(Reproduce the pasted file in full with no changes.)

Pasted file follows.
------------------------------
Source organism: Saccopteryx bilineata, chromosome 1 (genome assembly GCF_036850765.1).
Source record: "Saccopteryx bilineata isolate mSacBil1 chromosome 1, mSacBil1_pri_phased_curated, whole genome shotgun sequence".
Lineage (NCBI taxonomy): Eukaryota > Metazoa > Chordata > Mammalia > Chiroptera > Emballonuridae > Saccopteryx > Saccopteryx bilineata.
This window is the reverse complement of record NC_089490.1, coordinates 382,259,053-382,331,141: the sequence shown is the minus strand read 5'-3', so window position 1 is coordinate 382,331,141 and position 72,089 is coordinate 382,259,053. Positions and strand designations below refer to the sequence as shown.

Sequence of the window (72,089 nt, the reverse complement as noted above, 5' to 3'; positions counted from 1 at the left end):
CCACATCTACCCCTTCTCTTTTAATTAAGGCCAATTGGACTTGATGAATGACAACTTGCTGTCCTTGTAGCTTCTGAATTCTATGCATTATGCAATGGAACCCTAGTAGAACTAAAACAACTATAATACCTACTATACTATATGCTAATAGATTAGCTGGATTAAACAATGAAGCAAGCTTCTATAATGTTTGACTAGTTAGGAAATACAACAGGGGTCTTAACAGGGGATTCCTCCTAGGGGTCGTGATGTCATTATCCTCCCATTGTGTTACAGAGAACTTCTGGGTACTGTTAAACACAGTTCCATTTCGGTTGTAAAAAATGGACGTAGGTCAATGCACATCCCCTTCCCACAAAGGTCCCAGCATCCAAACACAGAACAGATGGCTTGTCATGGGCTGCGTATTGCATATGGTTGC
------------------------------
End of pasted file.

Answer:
Source organism: Saccopteryx bilineata, chromosome 1 (genome assembly GCF_036850765.1).
Source record: "Saccopteryx bilineata isolate mSacBil1 chromosome 1, mSacBil1_pri_phased_curated, whole genome shotgun sequence".
Lineage (NCBI taxonomy): Eukaryota > Metazoa > Chordata > Mammalia > Chiroptera > Emballonuridae > Saccopteryx > Saccopteryx bilineata.
This window is the reverse complement of record NC_089490.1, coordinates 382,259,053-382,331,141: the sequence shown is the minus strand read 5'-3', so window position 1 is coordinate 382,331,141 and position 72,089 is coordinate 382,259,053. Positions and strand designations below refer to the sequence as shown.

Sequence of the window (72,089 nt, the reverse complement as noted above, 5' to 3'; positions counted from 1 at the left end):
CCACATCTACCCCTTCTCTTTTAATTAAGGCCAATTGGACTTGATGAATGACAACTTGCTGTCCTTGTAGCTTCTGAATTCTATGCATTATGCAATGGAACCCTAGTAGAACTAAAACAACTATAATACCTACTATACTATATGCTAATAGATTAGCTGGATTAAACAATGAAGCAAGCTTCTATAATGTTTGACTAGTTAGGAAATACAACAGGGGTCTTAACAGGGGATTCCTCCTAGGGGTCGTGATGTCATTATCCTCCCATTGTGTTACAGAGAACTTCTGGGTACTGTTAAACACAGTTCCATTTCGGTTGTAAAAAATGGACGTAGGTCAATGCACATCCCCTTCCCACAAAGGTCCCAGCATCCAAACACAGAACAGATGGCTTGTCATGGGCTGCGTATTGCATATGGTTGC